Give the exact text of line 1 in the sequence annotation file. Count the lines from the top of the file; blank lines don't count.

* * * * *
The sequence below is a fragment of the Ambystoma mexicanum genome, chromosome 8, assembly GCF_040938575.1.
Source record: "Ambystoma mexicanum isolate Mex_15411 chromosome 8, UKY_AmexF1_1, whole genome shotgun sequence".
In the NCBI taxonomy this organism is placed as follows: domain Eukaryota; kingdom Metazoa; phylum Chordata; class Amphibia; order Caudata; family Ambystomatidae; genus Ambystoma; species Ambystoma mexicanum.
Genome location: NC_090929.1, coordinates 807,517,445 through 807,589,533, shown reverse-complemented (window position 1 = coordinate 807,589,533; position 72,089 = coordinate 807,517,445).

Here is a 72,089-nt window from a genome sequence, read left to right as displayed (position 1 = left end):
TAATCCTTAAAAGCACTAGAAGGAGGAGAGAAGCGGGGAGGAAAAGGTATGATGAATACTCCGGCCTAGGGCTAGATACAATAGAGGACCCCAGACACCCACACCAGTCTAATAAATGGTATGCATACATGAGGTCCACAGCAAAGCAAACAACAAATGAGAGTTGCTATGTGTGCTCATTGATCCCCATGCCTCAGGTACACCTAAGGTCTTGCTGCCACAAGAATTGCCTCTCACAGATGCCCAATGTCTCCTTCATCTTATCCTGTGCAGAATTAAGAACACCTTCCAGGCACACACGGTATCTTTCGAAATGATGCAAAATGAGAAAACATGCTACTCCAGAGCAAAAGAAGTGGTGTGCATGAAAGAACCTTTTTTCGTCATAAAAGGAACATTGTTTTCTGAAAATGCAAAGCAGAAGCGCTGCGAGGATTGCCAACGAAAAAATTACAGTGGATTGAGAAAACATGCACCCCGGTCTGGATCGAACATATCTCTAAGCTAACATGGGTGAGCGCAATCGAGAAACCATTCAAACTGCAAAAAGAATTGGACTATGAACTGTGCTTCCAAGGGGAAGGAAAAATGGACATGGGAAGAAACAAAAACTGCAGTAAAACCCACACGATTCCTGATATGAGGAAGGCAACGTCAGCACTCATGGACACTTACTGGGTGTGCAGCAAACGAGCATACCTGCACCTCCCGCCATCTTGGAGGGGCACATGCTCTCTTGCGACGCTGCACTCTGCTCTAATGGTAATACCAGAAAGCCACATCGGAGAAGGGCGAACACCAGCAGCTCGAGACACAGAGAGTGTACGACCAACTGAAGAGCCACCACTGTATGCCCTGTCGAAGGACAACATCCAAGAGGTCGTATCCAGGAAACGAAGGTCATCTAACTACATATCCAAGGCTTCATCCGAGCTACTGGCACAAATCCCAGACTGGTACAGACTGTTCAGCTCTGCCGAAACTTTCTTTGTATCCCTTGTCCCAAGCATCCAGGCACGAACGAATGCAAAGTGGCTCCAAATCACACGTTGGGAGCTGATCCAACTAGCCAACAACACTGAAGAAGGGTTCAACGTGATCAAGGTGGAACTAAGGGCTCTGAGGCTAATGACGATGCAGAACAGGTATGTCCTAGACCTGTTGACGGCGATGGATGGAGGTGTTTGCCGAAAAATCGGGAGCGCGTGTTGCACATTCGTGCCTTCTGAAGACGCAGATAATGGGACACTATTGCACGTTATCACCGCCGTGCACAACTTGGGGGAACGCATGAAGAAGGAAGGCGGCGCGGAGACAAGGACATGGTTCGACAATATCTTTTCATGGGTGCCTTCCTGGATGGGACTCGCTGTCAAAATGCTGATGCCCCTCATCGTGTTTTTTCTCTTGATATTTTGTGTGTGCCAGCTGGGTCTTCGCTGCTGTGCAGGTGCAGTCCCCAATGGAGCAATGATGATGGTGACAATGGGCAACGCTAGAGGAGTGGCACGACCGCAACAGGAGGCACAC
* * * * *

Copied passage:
The sequence below is a fragment of the Ambystoma mexicanum genome, chromosome 8, assembly GCF_040938575.1.